April 28th, 2011
May 3, 2011 § 11 Comments
May 2nd, 2011.
I woke up this morning from a dream where I was standing in the middle of Tuscaloosa at night looking at all the damage saying, “my city is ruined. my city is ruined. . . ”
I’m posting words that I wrote for the Tuscaloosa News that never got published. It’s our story from Thursday, April 28th 2011.
It’s Thursday April 28th. My friend Brittany Caferio and boyfriend Hunter Rayfield have returned to my home with bagels and five hour energy drinks. Hunter is CERT trained and we, along with his brother Alex are ready to go help our community. Brittny had lost power at 515 am on wedensday in the first line of storms and Alex who is a Junior at UA lost power after the storm. They both camped out at the house. Hunter and Alex both responed quickly to Cedar Crest the night of the tornado. Alex lived there last year. The sight was “unreal.” What they saw was upsetting and shocking . They turned off gas, searched houses and found casulities.
We have no cable at the house and saw on twitter that all volunteers were to meet at St. Mathias at noon. “Forget it,” Hunter said. “we’re going now.” We take two cars and park near DCH. I see incredibly long lines in fastfood restaurants. Traffic coming over the bridge is at a crawl. We pass the UA law school. A huge tree in the lawn. “I wonder where that came from.” Hunter said. We park and begin our walk to Cedar Crest. Hunter and Alex are walking at a very quick pace. I see lots of people wondering around. Students, old people. A police officer stops me and won’t let me past him because I don’t have a media pass even though there are people just walking past him. Brittany and I start to walk to DCH. Hunter and Alex go to Cedar Crest.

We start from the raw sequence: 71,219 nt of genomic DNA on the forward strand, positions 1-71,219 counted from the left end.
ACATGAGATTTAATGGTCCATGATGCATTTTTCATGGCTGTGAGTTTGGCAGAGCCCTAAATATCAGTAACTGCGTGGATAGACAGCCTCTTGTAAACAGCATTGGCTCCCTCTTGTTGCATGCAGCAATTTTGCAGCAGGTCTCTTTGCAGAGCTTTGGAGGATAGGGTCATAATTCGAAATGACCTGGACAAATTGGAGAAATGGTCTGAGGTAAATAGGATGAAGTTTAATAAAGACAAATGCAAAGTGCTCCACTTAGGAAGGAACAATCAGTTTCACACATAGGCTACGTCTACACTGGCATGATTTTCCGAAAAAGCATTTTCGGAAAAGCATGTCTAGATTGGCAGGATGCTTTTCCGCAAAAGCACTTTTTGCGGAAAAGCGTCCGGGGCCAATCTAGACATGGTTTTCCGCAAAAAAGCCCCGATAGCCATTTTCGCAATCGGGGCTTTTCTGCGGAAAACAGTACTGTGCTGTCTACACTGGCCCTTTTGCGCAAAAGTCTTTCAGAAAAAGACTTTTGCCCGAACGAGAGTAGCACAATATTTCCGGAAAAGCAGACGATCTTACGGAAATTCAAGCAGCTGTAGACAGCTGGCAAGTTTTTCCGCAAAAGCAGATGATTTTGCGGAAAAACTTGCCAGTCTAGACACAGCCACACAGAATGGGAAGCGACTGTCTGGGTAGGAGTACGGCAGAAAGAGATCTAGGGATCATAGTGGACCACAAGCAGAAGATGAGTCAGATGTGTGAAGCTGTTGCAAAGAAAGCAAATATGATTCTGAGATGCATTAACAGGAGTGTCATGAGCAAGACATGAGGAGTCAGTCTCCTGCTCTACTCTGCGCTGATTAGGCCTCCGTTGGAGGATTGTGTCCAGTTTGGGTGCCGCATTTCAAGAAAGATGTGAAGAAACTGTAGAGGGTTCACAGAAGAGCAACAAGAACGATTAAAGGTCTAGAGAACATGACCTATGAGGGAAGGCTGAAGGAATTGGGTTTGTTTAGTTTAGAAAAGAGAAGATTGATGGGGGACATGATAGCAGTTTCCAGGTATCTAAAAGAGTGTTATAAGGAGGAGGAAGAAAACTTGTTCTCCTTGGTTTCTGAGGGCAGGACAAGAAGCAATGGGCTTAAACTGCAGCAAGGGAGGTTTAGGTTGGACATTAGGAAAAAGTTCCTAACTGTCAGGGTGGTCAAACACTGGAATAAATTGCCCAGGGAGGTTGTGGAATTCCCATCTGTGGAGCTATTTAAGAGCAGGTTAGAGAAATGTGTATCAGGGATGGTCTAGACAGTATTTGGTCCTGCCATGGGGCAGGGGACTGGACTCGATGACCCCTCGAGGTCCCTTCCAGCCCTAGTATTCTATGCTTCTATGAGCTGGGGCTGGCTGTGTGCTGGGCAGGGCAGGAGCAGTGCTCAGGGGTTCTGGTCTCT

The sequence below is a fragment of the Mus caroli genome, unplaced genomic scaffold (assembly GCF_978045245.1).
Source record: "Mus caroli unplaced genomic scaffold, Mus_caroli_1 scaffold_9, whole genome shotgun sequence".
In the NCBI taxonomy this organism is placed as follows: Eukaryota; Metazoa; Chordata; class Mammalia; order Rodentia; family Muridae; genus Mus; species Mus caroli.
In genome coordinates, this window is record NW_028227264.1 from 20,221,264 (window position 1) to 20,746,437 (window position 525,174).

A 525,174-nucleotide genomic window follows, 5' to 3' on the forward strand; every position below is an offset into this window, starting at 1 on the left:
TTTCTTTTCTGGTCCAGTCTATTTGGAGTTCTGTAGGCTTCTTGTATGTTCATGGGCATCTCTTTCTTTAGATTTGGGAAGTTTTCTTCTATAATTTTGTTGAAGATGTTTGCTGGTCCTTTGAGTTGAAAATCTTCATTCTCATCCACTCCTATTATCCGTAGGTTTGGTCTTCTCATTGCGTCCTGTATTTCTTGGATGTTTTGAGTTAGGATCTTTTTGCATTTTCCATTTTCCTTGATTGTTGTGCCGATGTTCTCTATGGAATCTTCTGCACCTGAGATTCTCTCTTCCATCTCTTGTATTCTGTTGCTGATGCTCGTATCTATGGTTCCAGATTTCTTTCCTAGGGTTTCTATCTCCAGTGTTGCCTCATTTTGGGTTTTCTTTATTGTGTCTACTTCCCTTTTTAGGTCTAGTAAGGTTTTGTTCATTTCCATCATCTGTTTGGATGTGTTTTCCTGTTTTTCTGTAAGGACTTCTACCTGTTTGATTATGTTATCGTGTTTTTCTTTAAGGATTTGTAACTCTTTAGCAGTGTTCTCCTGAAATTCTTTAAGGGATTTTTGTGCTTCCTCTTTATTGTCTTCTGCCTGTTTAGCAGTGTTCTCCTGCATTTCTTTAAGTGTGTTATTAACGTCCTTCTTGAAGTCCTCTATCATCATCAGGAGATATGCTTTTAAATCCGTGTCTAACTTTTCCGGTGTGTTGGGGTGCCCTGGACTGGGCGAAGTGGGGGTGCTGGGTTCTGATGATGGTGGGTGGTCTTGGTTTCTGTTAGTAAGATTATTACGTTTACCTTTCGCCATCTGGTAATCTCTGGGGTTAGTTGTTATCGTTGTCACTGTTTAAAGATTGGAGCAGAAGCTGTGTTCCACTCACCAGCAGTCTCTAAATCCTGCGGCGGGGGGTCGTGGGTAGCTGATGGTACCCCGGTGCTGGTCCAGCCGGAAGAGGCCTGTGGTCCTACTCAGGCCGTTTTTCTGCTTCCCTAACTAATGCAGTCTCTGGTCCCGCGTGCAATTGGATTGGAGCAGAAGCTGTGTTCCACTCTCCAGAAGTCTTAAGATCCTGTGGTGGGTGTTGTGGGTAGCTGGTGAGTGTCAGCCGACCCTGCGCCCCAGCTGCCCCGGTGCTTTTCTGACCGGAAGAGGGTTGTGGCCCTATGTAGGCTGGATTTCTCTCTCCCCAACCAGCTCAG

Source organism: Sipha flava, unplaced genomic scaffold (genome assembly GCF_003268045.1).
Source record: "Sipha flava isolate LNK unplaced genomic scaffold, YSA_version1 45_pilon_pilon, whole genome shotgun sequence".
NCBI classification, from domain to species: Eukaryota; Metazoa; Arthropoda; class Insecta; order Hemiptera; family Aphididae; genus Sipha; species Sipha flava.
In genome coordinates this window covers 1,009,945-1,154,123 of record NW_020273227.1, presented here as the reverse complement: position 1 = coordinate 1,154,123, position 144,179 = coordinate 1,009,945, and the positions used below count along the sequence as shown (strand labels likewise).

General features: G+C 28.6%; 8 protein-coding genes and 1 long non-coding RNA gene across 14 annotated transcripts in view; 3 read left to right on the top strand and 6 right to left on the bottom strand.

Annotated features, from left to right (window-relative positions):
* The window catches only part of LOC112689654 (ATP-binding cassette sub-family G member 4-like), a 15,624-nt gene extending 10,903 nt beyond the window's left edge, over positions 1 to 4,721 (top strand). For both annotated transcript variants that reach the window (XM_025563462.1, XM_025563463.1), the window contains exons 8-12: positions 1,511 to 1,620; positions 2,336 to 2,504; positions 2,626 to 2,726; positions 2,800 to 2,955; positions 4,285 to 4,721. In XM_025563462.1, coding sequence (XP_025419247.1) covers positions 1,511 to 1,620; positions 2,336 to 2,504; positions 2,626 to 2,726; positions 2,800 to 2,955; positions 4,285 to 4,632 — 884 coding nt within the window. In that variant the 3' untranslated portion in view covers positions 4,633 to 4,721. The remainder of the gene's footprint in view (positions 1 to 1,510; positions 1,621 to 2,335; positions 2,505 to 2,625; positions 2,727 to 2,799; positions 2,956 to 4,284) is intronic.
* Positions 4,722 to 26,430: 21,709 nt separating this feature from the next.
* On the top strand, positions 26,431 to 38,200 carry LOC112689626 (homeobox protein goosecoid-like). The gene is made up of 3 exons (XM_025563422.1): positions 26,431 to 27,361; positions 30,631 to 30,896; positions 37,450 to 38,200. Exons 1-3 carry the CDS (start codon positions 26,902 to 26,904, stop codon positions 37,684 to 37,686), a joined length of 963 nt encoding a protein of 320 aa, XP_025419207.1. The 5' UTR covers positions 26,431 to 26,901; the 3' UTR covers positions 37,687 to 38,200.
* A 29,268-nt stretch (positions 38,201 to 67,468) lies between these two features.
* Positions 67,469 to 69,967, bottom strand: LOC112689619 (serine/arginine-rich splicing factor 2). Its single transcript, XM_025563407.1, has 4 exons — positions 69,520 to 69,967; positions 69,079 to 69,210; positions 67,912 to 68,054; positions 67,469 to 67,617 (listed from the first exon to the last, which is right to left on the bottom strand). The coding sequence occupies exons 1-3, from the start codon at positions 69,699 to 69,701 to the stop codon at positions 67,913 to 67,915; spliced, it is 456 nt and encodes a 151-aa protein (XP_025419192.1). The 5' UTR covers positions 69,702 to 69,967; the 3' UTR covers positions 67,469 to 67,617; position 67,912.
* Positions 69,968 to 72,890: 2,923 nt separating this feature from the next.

Brittany and I are scanning the DCH parking lot trying to see how we can get to McFarland. Before we see the dip in the fence that will take us across the train tracks we see what used to be 15th street. It’s completely unrecognizable. All we keep doing is gasping and saying “oh my god. It’s completely gone.”
As we walk down the train track we run into Sharnice. She is graduating from UA with a master’s degree. She seems upset and says she has lived here for five years and now that she’s leaving, the city has completely changed from what it looked like when she arrived.
Brittany and I look in disbelief at what used to be McFarland and 15th street. We side step down the steep embankment towards McFarland Blvd and the national guard. We walk towards Hobby Lobby. Steak out- gone. Full Moon- gone. Krispy Kreme- gone. Wiped out.